by Carolyne Aarsen
We all have them and we all give in to them. As a writer, working from home, with a refrigerator only a procrastination away, distractions are my nemesis. The biggest ones?
The Internet and e-mail. No contest.
I will be working away and hit a snag. Doesn’t even need to be a big one. Can be something as simple as ‘what was that secondary character’s name?’ and I’m pulled out of the story and hey, are there really two new e-mails in my inbox?
Or I will be drumming my fingers on my chair, trying to puzzle out a story problem and, hey, let’s check out article someone posted on the loop. And while I’m there, here’s a link to an article on making my prose stronger. Perfect. Jump over to that one and . . . . Stars without makeup? Of course! And soon I’m finding out more about the Kardashians than any human needs to know.
It’s not called The Net for nothing. It ensnares and captures and pulls me slowly, steadily into it’s depths.
So how can I resolve this? How can I stop this madness that overtakes me?
I have found a way and it is so simple and easy and because I have a servant heart, I’m sharing it with you. It’s a program called Freedom. A simple, $10.00 program that turns off the internet for however long you want. And it’s strong. You can’t turn it off before the time you specified is up without restarting your computer. When I know I’ve been particularly distracted and the deadline is hovering, I’ll turn it on for two hours. And that’s it. E-mail. Internet. Non-functioning. Knowing I can’t go wandering, I am forced to concentrate and work. And very often, once I get started, the words slowly start to flow.
But there are other distractions that aren’t internet related. Games are another one that will suck me in.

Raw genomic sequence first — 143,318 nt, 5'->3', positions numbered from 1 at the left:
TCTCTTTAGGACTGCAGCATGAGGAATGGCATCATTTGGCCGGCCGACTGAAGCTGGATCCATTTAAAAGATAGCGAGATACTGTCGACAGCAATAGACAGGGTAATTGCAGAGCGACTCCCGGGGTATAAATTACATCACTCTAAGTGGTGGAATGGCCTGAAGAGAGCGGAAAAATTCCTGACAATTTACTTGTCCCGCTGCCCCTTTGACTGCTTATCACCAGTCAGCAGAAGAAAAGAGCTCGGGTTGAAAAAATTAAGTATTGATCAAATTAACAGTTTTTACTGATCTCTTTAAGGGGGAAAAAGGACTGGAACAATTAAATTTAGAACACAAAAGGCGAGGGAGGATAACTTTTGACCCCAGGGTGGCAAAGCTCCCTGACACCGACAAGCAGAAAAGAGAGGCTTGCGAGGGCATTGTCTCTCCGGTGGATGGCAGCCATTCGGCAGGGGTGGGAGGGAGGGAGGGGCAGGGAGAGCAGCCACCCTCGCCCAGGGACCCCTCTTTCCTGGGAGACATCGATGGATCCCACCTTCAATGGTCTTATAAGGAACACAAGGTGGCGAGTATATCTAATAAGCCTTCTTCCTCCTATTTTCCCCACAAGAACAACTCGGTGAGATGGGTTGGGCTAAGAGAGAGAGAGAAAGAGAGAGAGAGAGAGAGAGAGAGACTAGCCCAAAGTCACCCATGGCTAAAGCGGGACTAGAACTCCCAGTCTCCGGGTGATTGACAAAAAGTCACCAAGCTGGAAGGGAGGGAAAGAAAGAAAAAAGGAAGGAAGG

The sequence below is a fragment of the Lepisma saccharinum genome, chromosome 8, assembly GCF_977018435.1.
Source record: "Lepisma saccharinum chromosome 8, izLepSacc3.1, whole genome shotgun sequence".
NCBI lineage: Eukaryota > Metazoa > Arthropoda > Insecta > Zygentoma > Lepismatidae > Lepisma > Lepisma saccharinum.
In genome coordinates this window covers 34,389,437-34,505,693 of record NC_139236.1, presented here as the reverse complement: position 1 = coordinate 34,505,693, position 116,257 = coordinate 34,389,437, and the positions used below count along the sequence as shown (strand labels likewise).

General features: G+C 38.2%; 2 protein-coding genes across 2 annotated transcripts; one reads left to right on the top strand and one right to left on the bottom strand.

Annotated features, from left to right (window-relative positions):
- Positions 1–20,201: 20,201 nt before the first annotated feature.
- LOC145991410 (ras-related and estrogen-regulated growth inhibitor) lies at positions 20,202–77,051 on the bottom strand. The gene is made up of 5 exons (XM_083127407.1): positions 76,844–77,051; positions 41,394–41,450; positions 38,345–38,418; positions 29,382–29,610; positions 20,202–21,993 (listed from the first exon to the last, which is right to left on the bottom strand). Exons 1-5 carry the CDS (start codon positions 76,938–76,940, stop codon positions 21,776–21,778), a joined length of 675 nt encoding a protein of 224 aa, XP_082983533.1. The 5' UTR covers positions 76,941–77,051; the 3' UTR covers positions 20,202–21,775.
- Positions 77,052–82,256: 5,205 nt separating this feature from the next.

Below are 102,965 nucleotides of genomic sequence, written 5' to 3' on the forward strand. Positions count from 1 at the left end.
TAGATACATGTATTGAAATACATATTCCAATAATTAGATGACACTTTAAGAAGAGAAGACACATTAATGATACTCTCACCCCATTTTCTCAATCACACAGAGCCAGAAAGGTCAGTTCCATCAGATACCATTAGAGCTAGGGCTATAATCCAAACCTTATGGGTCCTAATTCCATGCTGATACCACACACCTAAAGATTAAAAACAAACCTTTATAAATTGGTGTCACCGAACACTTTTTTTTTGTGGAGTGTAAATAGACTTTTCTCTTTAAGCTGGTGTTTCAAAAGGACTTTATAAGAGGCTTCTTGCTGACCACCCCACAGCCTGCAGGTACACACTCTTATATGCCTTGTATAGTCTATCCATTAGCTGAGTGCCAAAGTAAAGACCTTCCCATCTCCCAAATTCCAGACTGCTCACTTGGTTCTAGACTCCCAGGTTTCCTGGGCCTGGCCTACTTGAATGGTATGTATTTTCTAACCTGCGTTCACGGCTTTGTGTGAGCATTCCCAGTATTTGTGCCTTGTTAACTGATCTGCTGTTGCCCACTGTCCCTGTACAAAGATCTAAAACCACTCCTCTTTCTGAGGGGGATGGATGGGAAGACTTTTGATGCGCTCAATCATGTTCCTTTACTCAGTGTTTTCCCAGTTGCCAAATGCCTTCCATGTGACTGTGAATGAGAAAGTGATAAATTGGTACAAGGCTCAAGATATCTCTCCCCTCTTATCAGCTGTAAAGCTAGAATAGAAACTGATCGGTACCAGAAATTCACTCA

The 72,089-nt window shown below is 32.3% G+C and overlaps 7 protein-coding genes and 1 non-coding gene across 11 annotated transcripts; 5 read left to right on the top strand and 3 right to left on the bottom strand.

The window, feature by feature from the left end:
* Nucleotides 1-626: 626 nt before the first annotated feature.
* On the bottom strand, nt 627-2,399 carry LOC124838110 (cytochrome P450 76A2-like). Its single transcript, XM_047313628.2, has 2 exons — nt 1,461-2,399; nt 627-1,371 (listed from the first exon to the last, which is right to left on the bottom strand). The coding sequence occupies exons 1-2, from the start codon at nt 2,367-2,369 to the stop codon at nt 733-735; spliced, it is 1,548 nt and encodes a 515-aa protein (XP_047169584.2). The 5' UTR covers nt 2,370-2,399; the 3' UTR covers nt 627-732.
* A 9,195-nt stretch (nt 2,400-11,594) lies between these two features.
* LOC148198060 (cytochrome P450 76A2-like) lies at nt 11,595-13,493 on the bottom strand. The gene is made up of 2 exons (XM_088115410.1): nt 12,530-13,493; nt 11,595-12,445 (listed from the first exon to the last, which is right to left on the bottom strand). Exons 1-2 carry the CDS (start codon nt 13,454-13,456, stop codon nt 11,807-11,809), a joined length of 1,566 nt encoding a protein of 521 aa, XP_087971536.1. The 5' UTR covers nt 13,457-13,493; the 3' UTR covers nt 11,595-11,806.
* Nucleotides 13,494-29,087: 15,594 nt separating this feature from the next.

Enter, Concentrate. Concentrate will also shut down the internet for you, but I’ve found it’s not as powerful. But where Concentrate shines is that it will also shut down specific programs not internet based and also for a specific time. Even more fun, you can program a prompt that will talk to you at intervals you specify. I use a basso voice that tells me, every five minutes, to “Keep Writing” or “Don’t quit”.
These programs have helped me stay focused. Because when you’re a writer you are your own boss and your own employee and when both of them decide to goof off, you’re in trouble.
I’ve included links to both programs if you’re interested. I know there are many similar programs out there, but these are two I’ve use the most and have had the most success with.
Hope they can help you too. And remember, Keep Writing.
Carolyne Aarsen, originally a city girl, was transplanted to the country when she married her dear husband Richard. While raising four children, foster children, and various animals Carolyne’s resumé gained some unique entries. Growing a garden, sewing blue jeans, baking, pickling and preserving. She learned how to handle cows, drive tractors, snow machines, ride a horse, and train a colt. Somewhere in all this she learned to write. Her first book sold in 1997 and since then has sold over forty books to three different publishers. Her stories show a love of open spaces, the fellowship of her Christian community and the gift God has given us in Christ.